With that said, think about a really strong body. Someone who squats 500 lbs. That is great! But we have to play the game on a continuum. We have max strength on one end and technique on the other end. They are hypothetically on opposite ends but they are still connected. Within that connection, there is this idea of speed of coordination. We need to increase the speed of coordination as rapidly as possible so that the athlete can link the max strength closer to technical execution. This is where reflexive strength movements come into play.

Reflexive strength movements require reaction speeds even faster than technical coordination movements like a snatch or clean. A reflexive exercise is a little bit more advance. We can start off with a simple dumbbell snatch to a hip lock. The next step might be performing a drop snatch (force absorption) into a hip lock. We can then do the drop snatch with a step onto a box, and even quicker movement. The idea is to coordinate the posterior chain through the trunk and into the upper body.

Reflexive movements are key to moving down the power spectrum into the technical realm to increase speed. Plyometrics helps do this as well.

Increasing the horizontal ability to project is needed to be fast. There is a recent study where scientists studied sprinters and measured a sprint on one day with a warm-up that did not include plyometrics. The next day they measured the athletes’ sprint after the athletes did a plyometric warm-up. The experiment revealed that when athletes did plyometric movements in the warm-up they were drastically faster. That is a key concept.

When we do things like plyometrics it feeds into both the technique and power buckets. That is why the transfer of training with plyometrics is so high. It is important to understand how to use plyometrics in training, particularly frequency, so we don’t beat our athletes up to best increase athletes’ speed-based ability.

One exercise we like to use is Gwiz jumps into single-leg bounds over mini-hurdles. Another plyometric exercise we like to have athletes do loaded quarter squat jumps with dumbbells in hand, rest twenty to thirty seconds, and then perform a series of double leg bounds. As a quick aside, single-leg bounds and double-leg bounds are the best things to do to increase speed (it is also cheap, and by cheap we mean free to go outside and jump). Both exercises help the ability to recruit quickly. Athletes who recruit quickly develop a large amount of force to lead to superior horizontal projection.


Understand that bodybuilding and isolation movements do play a role in increasing power development and understanding technical execution.

At Garage Strength, we call them hamstring pulls. Most people call them Nordic hamstring curls. Movements like this are phenomenal isolation movements that lead to increased rates of coordination. We will do hamstring pulls from different positions with different chest angles. We also do razor hamstring curls. Don’t shy away from bodybuilding movements.

We also love programming simple single-leg RDLs with dumbbells. The movement can even be done with a hip lock. Another movement we do is hamstring curls with floor sliders.

We want to have hip extension with knee flexion to make sure we use all three heads of the hamstring to coordinate them effectively. There is a place for bodybuilding movements and isolation movements that transfer really well to speed based training.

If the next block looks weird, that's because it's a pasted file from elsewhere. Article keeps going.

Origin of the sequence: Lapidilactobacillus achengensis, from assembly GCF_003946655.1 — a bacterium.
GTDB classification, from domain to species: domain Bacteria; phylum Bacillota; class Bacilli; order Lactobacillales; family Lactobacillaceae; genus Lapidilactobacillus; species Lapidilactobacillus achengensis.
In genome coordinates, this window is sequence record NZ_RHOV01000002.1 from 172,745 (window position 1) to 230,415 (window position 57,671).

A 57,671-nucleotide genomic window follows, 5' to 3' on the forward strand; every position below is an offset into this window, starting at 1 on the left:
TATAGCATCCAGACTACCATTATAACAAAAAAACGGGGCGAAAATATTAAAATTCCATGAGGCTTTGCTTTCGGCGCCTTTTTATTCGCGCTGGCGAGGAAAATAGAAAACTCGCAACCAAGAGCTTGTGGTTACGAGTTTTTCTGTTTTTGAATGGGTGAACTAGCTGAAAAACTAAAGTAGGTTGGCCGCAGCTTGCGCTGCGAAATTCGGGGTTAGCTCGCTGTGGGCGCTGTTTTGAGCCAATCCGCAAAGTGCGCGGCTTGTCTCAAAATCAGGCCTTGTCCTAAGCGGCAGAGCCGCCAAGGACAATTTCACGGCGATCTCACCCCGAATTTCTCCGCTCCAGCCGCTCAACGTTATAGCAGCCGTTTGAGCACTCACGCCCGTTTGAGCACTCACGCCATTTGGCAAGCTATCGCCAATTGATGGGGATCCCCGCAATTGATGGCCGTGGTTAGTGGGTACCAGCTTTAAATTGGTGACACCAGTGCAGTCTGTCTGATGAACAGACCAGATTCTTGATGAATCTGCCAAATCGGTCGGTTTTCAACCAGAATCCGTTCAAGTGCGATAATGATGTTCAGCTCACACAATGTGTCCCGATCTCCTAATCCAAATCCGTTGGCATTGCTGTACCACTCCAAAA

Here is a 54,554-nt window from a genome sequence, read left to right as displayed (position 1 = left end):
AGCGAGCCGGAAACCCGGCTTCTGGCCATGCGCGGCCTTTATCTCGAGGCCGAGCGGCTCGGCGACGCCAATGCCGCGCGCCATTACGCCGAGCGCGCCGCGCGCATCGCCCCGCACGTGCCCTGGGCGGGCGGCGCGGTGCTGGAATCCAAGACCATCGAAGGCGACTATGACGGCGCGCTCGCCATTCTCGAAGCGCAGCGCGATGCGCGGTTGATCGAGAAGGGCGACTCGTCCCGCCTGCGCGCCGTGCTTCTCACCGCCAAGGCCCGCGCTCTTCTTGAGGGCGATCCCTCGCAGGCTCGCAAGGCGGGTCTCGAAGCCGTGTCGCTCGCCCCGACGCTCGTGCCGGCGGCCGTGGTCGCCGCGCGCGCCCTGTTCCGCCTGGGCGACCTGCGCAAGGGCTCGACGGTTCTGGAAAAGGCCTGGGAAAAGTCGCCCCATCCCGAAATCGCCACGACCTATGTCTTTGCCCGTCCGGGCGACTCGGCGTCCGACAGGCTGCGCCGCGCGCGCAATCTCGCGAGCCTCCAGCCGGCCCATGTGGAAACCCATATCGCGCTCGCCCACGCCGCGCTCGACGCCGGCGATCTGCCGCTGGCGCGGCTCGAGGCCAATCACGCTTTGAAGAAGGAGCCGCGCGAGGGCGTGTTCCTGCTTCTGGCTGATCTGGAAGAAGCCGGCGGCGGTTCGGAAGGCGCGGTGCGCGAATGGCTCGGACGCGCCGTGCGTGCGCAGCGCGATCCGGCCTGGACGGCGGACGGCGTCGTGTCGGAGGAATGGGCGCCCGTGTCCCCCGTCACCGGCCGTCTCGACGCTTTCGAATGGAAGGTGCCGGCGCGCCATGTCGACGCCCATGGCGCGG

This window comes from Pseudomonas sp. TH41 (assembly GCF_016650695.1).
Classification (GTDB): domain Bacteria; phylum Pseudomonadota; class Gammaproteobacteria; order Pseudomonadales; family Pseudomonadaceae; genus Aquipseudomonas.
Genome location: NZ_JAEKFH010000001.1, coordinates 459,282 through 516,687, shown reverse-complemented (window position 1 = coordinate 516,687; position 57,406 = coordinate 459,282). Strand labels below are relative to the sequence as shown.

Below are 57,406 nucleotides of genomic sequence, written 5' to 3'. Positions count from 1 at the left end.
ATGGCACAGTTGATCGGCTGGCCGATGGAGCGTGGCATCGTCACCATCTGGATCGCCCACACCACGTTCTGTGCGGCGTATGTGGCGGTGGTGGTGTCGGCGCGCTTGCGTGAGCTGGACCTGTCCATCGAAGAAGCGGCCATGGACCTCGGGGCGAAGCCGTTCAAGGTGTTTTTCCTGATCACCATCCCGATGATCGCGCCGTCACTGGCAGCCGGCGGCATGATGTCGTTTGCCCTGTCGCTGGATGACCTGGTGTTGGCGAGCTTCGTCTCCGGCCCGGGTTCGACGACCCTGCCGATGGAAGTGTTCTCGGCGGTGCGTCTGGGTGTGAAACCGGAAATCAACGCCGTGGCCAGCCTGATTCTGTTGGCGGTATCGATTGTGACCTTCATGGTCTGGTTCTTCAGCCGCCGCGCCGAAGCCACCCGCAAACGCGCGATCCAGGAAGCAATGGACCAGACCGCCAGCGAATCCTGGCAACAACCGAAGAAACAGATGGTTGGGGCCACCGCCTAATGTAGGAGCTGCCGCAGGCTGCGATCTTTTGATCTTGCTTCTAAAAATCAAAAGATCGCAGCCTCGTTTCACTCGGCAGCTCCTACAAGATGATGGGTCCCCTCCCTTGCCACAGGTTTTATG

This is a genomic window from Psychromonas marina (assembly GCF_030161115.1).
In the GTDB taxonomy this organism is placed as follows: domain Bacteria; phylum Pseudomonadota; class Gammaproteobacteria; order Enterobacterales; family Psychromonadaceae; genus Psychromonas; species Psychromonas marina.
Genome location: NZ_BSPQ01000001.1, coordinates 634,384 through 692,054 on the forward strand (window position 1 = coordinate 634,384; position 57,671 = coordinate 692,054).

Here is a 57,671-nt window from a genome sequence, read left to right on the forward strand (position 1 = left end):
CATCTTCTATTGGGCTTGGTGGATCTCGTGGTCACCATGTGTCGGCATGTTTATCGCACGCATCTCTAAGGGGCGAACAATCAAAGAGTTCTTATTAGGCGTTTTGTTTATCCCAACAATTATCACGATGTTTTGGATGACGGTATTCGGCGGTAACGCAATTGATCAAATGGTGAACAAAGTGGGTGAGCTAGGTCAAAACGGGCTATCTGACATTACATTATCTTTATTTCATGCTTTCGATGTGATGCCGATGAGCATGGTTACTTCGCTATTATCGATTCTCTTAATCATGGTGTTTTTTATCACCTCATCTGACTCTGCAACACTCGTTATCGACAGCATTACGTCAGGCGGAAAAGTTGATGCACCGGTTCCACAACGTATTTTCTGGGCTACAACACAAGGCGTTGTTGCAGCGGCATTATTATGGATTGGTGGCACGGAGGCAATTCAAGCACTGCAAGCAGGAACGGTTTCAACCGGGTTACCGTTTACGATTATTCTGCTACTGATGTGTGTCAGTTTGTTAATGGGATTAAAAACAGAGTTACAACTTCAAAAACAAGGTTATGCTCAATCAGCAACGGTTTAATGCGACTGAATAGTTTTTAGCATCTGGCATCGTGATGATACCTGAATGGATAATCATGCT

The Final Piece

Remember, with all this discussion we have power development on one end and technique on the other end. In between those two poles of the continuum, we have reflexive movements, plyometric movements, and the final key area is where all of this can be united.

Remember back to using sleds and increasing horizontal power? The study found that we can have athletes run a sprint unloaded and then cater back the speed by attaching a sled with enough weight to decrease the speed by 50%. So an athlete who runs 20 mph, needs to run 10 mph with the sled attached. Athletes can then be profiled by the weight on the sled. An athlete who is really weak may not need that heavy of a load to decrease the velocity decrement to 50%. A stronger athlete with poor technique might need a higher load. The higher load will force them to go slower and focus on executing proper technical movement.

The issue is that a lot of people don’t have access to the equipment to do that. Our solution is using a single-leg squat. For instance, for an athlete with 250 lbs single-leg squat PR, we will have the athlete drop down to 125 lbs on the bar (50%), or as we correlate with the sled, to an even lower number of about 95 lbs on the sled or even lower at 75 lbs. Play around with it.

Most of us don’t have access to the technology the scientists used. But we do have our brains and the ability to figure it out. Take notes of feelings while performing the movement. Record where soreness manifests the next day.


On one end is power and on the other end is technique. Use A skips, B skips, wicket runs, and hill sprints. Use absolute strength movements, technical coordination movements, reflexive strength movements, and plyometric movements. And then at the point where both worlds unite, use the sled exercises with velocity decrement to understand how athletes produce speed in their specific sport.


Dane Miller is the owner and founder of Garage Strength Sports Performance. He works with a select handful of clients on building comprehensive programs for fitness and nutrition. Several times a year he leads a workshop for coaches, trainers, and fitness enthusiasts.

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1 comment

  • Coach Dane, I love how you break everything down into its simplest form. I am a true believer of what you are saying. I was an assistant strength coach at UCLA in 2008 but was let go when they fired the HC. I needed to go back to school and finish up getting my BA degree. Now that I have my degree. I am looking to get back into the college sector. I am currently studying for my CSCS exam and going back to school to get my Master’s in Exercise Science and Injury Prevention. I also, have my USAW Level 1 certification. Thank you for all your great information and I will continue to follow you and hopefully get an opportunity to meet you one day. Have a great day coach.

    Randy Horton